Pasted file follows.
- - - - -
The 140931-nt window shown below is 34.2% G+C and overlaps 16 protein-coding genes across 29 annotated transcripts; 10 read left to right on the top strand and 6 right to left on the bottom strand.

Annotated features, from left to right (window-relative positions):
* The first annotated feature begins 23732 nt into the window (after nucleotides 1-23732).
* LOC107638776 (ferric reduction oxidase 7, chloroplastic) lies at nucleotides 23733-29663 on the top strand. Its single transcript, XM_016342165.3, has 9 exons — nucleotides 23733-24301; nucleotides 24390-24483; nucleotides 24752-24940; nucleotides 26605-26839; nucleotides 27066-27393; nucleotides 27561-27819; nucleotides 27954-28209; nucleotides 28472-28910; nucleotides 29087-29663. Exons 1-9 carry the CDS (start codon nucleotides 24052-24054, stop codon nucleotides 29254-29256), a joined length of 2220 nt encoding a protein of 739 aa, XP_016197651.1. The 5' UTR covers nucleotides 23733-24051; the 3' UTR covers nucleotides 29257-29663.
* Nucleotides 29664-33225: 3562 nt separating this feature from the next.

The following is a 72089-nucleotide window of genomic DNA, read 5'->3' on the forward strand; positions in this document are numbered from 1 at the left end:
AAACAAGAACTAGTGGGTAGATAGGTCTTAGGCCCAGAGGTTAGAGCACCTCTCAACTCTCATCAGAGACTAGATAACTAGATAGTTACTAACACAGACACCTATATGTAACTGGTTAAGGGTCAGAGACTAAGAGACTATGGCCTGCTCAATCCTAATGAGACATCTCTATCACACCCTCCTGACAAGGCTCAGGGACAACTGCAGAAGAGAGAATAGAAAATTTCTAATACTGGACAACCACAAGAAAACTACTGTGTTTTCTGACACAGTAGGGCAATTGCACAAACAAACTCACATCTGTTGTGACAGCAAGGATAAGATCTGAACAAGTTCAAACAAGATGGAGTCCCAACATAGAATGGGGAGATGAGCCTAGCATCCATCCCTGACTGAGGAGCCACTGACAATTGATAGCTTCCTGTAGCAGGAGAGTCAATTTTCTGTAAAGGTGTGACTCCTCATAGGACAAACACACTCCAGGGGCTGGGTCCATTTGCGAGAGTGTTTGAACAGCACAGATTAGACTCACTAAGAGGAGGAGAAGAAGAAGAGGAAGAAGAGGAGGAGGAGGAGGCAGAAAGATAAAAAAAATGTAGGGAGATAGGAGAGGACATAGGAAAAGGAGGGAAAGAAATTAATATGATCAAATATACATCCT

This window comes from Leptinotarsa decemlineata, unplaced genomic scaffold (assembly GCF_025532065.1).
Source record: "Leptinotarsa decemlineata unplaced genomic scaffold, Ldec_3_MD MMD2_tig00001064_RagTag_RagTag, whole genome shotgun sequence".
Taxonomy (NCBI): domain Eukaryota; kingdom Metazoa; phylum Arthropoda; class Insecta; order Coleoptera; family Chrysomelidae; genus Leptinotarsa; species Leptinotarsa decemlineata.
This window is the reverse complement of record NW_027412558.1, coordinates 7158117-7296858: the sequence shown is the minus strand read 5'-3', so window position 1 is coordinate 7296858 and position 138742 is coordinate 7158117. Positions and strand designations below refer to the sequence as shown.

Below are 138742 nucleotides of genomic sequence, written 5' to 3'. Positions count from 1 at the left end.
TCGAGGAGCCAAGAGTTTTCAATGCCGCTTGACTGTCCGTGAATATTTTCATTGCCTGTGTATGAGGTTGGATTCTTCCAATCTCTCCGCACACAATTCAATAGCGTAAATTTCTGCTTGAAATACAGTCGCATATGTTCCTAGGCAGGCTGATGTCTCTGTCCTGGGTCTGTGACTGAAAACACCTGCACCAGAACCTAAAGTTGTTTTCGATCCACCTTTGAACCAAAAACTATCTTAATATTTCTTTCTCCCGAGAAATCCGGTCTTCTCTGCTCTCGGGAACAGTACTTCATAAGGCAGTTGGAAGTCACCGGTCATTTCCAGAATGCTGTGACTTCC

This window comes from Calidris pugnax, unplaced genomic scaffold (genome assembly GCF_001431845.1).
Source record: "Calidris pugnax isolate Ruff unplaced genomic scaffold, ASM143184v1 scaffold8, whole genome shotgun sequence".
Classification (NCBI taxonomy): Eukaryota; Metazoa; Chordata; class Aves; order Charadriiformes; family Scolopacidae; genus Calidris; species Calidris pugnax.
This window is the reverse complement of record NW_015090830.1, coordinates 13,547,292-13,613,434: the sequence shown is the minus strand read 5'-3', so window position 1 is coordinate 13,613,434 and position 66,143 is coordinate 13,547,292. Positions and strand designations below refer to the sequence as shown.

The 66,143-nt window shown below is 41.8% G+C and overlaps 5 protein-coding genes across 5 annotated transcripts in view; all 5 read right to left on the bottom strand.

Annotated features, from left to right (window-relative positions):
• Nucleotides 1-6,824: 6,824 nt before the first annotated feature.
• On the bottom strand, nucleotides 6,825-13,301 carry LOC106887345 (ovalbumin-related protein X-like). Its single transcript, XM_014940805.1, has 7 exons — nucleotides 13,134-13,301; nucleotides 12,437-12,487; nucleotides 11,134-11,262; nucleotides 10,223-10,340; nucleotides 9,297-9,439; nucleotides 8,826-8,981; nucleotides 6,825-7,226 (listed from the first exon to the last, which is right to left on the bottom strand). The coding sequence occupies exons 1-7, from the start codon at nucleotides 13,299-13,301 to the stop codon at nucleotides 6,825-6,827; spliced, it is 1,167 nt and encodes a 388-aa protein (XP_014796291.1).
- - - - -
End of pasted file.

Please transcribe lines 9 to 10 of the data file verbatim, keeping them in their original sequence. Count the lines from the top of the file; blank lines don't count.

Source record: "Leptinotarsa decemlineata unplaced genomic scaffold, Ldec_3_MD MMD2_tig00001064_RagTag_RagTag, whole genome shotgun sequence".
Taxonomy (NCBI): domain Eukaryota; kingdom Metazoa; phylum Arthropoda; class Insecta; order Coleoptera; family Chrysomelidae; genus Leptinotarsa; species Leptinotarsa decemlineata.